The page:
The Federal Emergency Management Agency, together with the CNMI government and the Small Business Administration, will conduct this week a joint preliminary damage assessment for Saipan, Tinian, and Rota in the wake of Typhoon Dolphin.
In a telephone interview yesterday, FEMA Region 9 external affairs officer Veronica Verde disclosed that CNMI Gov. Eloy S. Inos requested on Monday that FEMA participate in a public assistance preliminary damage assessment, or PDA.
Verde said SBA would join FEMA and the CNMI government as part of the PDA team.
Verde explained that the local government usually initially does its own damage assessment after a storm. She said the CNMI government goes out to the various islands to see if there is any damage as a result of Typhoon Dolphin. The result of that “rapid needs assessment” the local government does is then passed to the governor’s office, after which the governor and the CNMI Homeland Security and Emergency Management Office would determine if they are going make request for a joint PDA with FEMA and SBA.
Verde said FEMA has already sent a team of experts for public assistance assessments and SBA experts so they can begin the PDA for Saipan, Tinian, and Rota.
When asked when this PDA can be completed, Verde said there is no timeframe but that they will try to do it as expeditiously as they can.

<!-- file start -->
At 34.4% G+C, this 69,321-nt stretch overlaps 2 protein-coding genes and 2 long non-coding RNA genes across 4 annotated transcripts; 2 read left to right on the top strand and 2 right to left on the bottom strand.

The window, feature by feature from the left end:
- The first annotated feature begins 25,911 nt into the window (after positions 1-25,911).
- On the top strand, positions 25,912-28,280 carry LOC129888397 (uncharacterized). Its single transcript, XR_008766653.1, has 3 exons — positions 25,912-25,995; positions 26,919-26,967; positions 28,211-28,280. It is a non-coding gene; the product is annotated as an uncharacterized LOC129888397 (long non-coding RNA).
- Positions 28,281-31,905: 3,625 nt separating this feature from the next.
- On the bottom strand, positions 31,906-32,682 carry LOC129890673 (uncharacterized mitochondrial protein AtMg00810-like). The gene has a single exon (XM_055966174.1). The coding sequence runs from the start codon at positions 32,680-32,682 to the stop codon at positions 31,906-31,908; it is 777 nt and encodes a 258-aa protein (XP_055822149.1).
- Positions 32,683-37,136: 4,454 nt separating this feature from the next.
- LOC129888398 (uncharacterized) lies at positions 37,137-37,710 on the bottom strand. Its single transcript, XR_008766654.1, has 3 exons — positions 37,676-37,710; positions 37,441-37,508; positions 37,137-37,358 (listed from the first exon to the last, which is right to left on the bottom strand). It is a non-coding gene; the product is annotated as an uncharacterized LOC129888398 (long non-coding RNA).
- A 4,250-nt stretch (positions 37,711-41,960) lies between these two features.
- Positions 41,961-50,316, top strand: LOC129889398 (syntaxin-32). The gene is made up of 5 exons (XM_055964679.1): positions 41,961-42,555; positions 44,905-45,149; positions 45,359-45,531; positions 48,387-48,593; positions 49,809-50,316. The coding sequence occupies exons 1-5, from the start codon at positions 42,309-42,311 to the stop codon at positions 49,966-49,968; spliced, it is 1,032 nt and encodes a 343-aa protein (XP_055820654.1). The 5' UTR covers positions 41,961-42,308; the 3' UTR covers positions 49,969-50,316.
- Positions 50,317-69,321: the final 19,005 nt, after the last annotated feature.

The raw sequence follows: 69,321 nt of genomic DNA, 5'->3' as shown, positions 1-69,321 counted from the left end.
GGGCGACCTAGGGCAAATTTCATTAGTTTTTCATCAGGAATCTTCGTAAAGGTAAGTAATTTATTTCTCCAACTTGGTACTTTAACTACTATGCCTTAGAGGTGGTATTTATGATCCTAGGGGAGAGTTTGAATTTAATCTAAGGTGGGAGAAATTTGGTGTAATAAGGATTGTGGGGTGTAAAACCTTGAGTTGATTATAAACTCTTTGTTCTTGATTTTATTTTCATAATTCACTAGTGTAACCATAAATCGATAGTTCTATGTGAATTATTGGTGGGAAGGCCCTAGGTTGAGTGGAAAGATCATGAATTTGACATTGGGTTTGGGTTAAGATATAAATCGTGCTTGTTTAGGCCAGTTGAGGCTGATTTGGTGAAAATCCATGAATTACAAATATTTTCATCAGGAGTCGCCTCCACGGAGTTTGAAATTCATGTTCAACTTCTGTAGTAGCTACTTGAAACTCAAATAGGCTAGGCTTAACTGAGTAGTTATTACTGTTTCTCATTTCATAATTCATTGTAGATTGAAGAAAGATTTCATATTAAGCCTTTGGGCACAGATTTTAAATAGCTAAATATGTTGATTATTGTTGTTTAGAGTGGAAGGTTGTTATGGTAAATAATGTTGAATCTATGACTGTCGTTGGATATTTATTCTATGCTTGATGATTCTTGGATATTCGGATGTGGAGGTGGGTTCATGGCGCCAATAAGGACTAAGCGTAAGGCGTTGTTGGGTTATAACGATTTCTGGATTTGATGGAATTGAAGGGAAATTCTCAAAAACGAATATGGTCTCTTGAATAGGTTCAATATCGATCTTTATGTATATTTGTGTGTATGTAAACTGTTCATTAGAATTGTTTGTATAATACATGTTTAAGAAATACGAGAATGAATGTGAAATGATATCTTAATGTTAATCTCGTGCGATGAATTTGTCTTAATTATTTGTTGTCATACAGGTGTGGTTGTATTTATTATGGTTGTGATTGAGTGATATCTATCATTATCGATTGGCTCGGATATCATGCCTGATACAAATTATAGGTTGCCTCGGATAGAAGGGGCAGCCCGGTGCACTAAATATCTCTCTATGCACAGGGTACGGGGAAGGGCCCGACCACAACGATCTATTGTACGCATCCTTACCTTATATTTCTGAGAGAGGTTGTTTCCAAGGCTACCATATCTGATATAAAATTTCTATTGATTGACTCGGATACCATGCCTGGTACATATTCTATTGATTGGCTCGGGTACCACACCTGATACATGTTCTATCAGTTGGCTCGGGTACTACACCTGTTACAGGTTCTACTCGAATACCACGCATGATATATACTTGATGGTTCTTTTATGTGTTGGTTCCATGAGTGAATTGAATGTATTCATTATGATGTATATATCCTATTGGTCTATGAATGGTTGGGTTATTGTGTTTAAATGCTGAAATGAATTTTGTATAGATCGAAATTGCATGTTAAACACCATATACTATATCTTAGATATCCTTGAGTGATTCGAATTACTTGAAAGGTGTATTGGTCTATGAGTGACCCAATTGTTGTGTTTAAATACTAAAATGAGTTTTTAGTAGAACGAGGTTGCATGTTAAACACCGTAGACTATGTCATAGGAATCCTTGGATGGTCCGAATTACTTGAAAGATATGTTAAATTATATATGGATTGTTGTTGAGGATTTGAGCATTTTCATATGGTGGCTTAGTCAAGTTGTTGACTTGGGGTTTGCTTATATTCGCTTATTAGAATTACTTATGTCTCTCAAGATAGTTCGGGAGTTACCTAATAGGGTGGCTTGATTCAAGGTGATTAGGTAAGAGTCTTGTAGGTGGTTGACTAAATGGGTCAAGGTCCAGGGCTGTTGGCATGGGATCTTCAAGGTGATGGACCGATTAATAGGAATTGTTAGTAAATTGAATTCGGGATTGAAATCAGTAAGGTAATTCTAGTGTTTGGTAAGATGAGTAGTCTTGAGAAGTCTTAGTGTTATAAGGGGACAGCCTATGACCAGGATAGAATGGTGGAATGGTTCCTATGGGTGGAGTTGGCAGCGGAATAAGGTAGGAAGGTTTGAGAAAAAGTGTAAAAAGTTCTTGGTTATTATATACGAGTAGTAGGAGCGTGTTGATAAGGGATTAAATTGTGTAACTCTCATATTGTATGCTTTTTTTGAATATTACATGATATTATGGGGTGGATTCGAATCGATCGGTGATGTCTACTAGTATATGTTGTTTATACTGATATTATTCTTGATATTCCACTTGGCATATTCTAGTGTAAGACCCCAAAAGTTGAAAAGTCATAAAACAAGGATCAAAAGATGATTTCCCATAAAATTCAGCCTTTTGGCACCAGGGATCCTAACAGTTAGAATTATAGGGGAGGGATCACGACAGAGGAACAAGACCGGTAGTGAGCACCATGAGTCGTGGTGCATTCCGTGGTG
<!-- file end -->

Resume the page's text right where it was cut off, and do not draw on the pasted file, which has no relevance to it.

Verde said before the governor asked for a joint PDA, the government had already assessed some of the areas that they’ve identified as having been damaged by the typhoon.
She said FEMA will take the lead of the CNMI Homeland Security and Emergency Management Office to start the joint PDA.
“They’re going to be taking us to the various islands to show us the damage as a result of Typhoon Dolphin,” she said.
Verde said the joint PDA will begin this week and they hope to get this done as soon as possible.
After the PDA, the next step is to gather all the information and provide that to the governor, who will decide whether they’re going to make a request through FEMA to the U.S. President, Verde said.
“After the assessments are completed, these assessments actually belong to the CNMI Department of Homeland Security and for them to actually get those assessments and provide those over to the governor’s office to make that decision [on] what kind of assistance the governor is actually going to request,” she said.
She pointed out that FEMA’s role during the PDA is to verify the damage.
“It is the government of the CNMI’s role to collect the data [and] submit to FEMA if they feel they have enough damage to warrant a declaration,” she added.